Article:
It’s odd how so much is different when nothing has changed. It’s all empty I suppose. The luscious grass and chirping birds in the morning. I, too, am empty. Like a mirror reflecting a mirror. Jet planes crackle with speed high above my home.


July 1./ Flowers will die and weeds will flourish

Over the last couple weeks I’ve been reading collections out of Zen Master Dōgen’s book Shōbōgenzō (The Treasury of the True Dharma Eye). Dōgen was a 13th century monk who brought Zen Buddhism from China to Japan. One line out of the Genjōkoan chapter really stuck out to me, and it’s been stuck in my head lately. It’s translated to:
“Yet in attachment blossoms fall, and in aversion weeds spread” (Robert Aiken/ Kazuaki Tanahashi).
Even though we like some things, they come to an end. Even though we dislike other things, they continue to be. It’s also been translated to “flowers, while loved, fall; and weeds, while hated, flourish” (Nishijima Roshi / Chodo Mike Cross) or “whilst we adore flowers they wither; weeds grow strong whilst we long for their destruction” (Jiyu-Kennett).
Just because we love something, or have favorable feelings for something, doesn’t mean it will last. Good things end. Everything ends. Even if you dislike something, it doesn’t mean it will go away or weaken. Unfavorable things happen too.
But you know what, it’s okay. This line is nothing new. We all know it. I think sometimes we just forget. We want to make the good stuff last a little longer and forget that it won’t last forever. We want to push away the bad stuff and hope it ends quicker.
“…flowers, though we love them, still die, and weeds, though we hate them, still grow all over the place” (Brad Warner).

I don’t know, this had just been on my mind lately.
(Translations were found in “Moon in a Dewdrop; writings of zen master dōgen” edited by Kazuaki Tanahashi and “Don’t be a Jerk” by Brad Warner)

An Empty Mirror

In Zen Buddhism there is a concept about an empty mirror. We all reflect the world around us. We’re reflecting each other’s emotions, the atmosphere of where we live, and the objects that surround us. If you spend all of your time around people who complain, chances are that you also complain. Similarly if all of your friends smoke, it’s likely that you also smoke. If you live in a city, you probably take on a few of the stereotypes applied to city folk. So without the world to influence you, what are you? This is the concept of the empty mirror.

When you realize that you’re a mirror, reflecting the world, you can begin to contemplate emptiness. You are not anything that you reflect, you are just a mirror. If you look deep into a mirror that is reflecting a pond, you may think “oh that is a pond!” but no, it is just a reflection. Similarly you are not your environment, you may look at yourself and think “oh I am adventurous or a hiker”. No, you identify with those traits but you are not them.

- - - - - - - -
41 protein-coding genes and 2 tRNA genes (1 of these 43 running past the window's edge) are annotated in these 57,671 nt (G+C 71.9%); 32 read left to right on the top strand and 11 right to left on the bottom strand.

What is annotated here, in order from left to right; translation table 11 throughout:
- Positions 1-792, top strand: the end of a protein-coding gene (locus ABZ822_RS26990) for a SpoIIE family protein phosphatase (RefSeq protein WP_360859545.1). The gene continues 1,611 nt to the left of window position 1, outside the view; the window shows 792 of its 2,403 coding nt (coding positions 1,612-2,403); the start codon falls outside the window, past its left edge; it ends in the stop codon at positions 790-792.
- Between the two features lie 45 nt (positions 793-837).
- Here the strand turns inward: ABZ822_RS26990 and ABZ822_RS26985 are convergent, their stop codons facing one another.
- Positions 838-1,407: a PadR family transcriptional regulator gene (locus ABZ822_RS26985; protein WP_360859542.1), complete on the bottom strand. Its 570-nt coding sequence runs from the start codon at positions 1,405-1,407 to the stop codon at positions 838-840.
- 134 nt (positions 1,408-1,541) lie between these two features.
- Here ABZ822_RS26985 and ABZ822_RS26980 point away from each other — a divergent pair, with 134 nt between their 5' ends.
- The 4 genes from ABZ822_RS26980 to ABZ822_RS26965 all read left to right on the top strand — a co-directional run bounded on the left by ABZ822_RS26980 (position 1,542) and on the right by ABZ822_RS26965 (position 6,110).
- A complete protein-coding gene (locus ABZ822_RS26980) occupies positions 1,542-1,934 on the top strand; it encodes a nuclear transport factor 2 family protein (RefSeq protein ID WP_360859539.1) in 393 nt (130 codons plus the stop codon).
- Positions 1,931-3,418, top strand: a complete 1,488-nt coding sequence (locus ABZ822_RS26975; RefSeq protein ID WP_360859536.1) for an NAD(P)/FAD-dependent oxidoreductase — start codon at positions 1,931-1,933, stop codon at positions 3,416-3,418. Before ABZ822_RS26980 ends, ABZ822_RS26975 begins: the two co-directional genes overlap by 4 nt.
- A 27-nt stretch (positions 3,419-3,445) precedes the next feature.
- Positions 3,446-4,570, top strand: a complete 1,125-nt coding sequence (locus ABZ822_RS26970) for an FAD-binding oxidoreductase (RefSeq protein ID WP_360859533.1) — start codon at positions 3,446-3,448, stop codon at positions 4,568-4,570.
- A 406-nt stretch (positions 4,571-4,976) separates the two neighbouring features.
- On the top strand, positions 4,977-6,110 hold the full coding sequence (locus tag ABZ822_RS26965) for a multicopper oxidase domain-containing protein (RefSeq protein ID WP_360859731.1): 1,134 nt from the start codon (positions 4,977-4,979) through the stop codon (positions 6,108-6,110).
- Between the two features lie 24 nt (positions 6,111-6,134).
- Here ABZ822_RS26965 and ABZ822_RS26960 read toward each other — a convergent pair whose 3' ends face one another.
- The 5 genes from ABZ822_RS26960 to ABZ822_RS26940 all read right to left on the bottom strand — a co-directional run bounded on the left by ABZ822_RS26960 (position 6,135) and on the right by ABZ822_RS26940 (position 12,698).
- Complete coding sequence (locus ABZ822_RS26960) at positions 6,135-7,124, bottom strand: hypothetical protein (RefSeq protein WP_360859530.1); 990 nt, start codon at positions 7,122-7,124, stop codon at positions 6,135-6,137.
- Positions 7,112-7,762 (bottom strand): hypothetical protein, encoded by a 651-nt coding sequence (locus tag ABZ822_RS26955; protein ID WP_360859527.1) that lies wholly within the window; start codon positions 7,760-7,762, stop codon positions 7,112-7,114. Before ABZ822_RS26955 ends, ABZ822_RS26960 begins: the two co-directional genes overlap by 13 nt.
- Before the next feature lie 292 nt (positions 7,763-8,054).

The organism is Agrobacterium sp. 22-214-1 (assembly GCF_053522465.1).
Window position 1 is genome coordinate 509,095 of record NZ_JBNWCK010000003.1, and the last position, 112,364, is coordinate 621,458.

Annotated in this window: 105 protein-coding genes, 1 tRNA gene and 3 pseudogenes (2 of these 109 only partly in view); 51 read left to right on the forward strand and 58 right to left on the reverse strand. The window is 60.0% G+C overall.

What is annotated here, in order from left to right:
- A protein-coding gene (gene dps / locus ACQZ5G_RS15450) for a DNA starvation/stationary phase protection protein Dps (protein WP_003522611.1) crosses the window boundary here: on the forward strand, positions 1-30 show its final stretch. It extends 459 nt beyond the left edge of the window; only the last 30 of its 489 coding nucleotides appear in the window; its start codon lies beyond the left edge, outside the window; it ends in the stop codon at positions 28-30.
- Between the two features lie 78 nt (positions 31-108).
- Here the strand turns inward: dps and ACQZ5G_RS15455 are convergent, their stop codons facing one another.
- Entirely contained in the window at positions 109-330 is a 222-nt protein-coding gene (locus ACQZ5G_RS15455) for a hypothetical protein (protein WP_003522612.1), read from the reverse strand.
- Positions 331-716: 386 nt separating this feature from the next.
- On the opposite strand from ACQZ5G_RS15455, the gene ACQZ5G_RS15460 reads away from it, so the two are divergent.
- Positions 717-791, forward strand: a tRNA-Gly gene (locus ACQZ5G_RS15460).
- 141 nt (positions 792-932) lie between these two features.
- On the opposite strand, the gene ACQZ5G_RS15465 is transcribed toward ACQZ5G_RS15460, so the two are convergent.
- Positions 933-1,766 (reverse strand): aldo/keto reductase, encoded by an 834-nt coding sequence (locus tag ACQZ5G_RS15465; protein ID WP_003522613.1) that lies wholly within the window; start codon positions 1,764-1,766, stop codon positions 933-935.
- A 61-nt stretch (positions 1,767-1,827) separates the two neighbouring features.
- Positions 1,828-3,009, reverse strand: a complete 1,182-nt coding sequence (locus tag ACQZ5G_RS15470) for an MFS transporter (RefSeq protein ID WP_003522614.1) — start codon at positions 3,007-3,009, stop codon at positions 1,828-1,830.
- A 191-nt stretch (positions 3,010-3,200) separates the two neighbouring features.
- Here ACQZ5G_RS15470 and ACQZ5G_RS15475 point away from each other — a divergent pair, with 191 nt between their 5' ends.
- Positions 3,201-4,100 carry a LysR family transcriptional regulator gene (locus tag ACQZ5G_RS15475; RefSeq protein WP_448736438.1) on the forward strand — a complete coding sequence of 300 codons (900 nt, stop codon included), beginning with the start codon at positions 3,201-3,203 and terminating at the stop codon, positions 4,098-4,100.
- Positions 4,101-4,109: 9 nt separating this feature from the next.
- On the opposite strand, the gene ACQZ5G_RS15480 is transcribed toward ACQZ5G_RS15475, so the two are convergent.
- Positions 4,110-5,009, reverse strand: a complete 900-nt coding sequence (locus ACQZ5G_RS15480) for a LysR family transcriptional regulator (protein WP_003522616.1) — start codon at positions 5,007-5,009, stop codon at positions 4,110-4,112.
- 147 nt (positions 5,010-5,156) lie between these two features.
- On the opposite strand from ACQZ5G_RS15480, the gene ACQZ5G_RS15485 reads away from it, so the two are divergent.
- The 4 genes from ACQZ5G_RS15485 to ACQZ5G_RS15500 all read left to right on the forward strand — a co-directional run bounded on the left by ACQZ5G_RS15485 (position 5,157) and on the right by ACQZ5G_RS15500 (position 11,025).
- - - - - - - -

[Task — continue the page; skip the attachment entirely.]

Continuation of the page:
Perhaps now you are thinking “but I am adventurous! I know myself”. No, you are empty of everything. You are not the city that you live in or the people you hang around. You are not the emotions that you feel or what anyone calls you. What you are is reflection of everyone and everything. In reality, you are empty of all of it.

When you run on a hot day, you think “I am thirsty”. That is not you, that is a reflection of the body. By being part of the swim team, you are not a swimmer. That is what you do but it is not who you are. You are nothing. There is no you.

When you go through your day, you think “maybe I should go shopping”, “today it’s hot outside”, these thoughts are reflections. Without the external world, you couldn’t think these things. Therefore they are not part of you, they are not internal. They could not exist without the world.

When you feel angry, sad, happy or any other emotion. These feelings are a reflection of your environment or your body. They are not you, they come from the world. Maybe you need to eat more food because your body is hungry or you’re sad because you missed the train. Either way, it’s not from you.

Sometimes I identify with these environments and think “I’m a photographer or artist or writer”. What happens if you take away the camera or computer, am I still any of these? No, I’m just me. I’m a mirror reflecting the world.

Why is it important to understand this? Because when we identify with the world, that is, to take on an identity relating to what we are reflecting, we simplify or limit ourselves. When you say that you’re a swimmer to me, in your head a swimmer could be someone who swims recreationally, while I think it is a person who swims professionally or as part of a team. Immediately we have miscommunication. When you say you’re a swimmer, we have two different ideas about who you are.